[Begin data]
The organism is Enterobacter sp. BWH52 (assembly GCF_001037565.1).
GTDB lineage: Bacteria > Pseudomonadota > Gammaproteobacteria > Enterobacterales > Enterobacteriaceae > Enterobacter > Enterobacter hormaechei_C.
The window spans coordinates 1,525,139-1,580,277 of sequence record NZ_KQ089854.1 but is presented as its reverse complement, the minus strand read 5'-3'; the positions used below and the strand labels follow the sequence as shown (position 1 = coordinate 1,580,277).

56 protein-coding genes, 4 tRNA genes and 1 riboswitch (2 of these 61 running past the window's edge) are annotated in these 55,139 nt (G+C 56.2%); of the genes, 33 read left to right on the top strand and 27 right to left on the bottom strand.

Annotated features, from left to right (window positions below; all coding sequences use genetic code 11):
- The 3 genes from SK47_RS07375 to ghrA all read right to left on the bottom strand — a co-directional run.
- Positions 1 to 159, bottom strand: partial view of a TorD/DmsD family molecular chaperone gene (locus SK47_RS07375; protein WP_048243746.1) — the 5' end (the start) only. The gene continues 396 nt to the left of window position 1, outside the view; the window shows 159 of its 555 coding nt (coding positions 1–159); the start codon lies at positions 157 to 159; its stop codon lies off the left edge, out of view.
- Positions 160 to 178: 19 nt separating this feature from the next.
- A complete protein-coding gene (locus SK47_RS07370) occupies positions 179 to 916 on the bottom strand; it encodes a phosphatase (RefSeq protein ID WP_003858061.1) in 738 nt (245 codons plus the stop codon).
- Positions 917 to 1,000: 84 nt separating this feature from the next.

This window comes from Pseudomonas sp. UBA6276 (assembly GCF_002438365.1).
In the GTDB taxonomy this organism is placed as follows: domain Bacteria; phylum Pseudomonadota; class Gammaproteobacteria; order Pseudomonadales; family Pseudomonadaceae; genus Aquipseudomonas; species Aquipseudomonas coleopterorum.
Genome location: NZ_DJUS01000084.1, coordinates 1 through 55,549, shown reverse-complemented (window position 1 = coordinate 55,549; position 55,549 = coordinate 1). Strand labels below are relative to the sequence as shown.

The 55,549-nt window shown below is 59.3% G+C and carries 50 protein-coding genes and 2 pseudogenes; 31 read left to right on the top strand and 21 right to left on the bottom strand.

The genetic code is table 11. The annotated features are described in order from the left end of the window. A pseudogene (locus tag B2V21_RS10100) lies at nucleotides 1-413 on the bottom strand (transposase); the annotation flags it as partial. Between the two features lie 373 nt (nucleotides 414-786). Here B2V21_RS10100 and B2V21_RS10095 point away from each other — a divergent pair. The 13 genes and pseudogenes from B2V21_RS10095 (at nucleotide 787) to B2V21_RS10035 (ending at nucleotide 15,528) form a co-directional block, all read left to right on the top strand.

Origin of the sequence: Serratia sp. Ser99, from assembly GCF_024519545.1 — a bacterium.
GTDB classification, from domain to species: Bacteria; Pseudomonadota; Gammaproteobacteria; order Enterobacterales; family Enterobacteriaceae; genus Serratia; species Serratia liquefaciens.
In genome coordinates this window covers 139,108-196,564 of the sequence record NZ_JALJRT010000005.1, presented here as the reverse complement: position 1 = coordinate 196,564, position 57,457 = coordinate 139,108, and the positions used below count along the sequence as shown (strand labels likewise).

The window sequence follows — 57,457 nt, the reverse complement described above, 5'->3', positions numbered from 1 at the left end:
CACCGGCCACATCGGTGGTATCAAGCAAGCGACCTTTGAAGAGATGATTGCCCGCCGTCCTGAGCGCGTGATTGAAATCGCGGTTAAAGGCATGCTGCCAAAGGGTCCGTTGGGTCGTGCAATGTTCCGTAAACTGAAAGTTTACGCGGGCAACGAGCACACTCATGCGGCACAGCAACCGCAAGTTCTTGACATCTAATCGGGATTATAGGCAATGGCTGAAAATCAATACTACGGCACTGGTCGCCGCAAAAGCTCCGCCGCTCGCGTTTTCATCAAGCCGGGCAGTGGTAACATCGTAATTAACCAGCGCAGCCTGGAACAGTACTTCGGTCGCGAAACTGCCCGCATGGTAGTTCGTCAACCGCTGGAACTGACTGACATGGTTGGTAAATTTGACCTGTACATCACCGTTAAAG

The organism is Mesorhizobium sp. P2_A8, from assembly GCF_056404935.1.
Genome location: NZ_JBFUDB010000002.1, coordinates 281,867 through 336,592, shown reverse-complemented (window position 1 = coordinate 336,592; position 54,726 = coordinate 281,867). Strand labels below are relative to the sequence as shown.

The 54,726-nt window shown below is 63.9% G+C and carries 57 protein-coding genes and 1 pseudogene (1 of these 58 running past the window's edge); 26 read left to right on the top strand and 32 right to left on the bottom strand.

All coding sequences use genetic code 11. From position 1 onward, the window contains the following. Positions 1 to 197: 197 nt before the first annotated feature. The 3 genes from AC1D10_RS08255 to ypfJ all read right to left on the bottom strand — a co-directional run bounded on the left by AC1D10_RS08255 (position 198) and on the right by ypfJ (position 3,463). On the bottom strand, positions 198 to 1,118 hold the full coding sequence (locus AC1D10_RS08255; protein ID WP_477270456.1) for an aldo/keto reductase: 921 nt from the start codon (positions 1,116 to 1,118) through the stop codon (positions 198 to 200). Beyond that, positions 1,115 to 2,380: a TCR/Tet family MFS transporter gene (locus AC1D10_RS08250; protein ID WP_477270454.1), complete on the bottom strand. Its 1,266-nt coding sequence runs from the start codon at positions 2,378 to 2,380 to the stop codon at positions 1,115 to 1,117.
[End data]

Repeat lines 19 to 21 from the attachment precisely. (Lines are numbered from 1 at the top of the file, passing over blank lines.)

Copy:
The window sequence follows — 57,457 nt, the reverse complement described above, 5'->3', positions numbered from 1 at the left end:
CACCGGCCACATCGGTGGTATCAAGCAAGCGACCTTTGAAGAGATGATTGCCCGCCGTCCTGAGCGCGTGATTGAAATCGCGGTTAAAGGCATGCTGCCAAAGGGTCCGTTGGGTCGTGCAATGTTCCGTAAACTGAAAGTTTACGCGGGCAACGAGCACACTCATGCGGCACAGCAACCGCAAGTTCTTGACATCTAATCGGGATTATAGGCAATGGCTGAAAATCAATACTACGGCACTGGTCGCCGCAAAAGCTCCGCCGCTCGCGTTTTCATCAAGCCGGGCAGTGGTAACATCGTAATTAACCAGCGCAGCCTGGAACAGTACTTCGGTCGCGAAACTGCCCGCATGGTAGTTCGTCAACCGCTGGAACTGACTGACATGGTTGGTAAATTTGACCTGTACATCACCGTTAAAG

The organism is Mesorhizobium sp. P2_A8, from assembly GCF_056404935.1.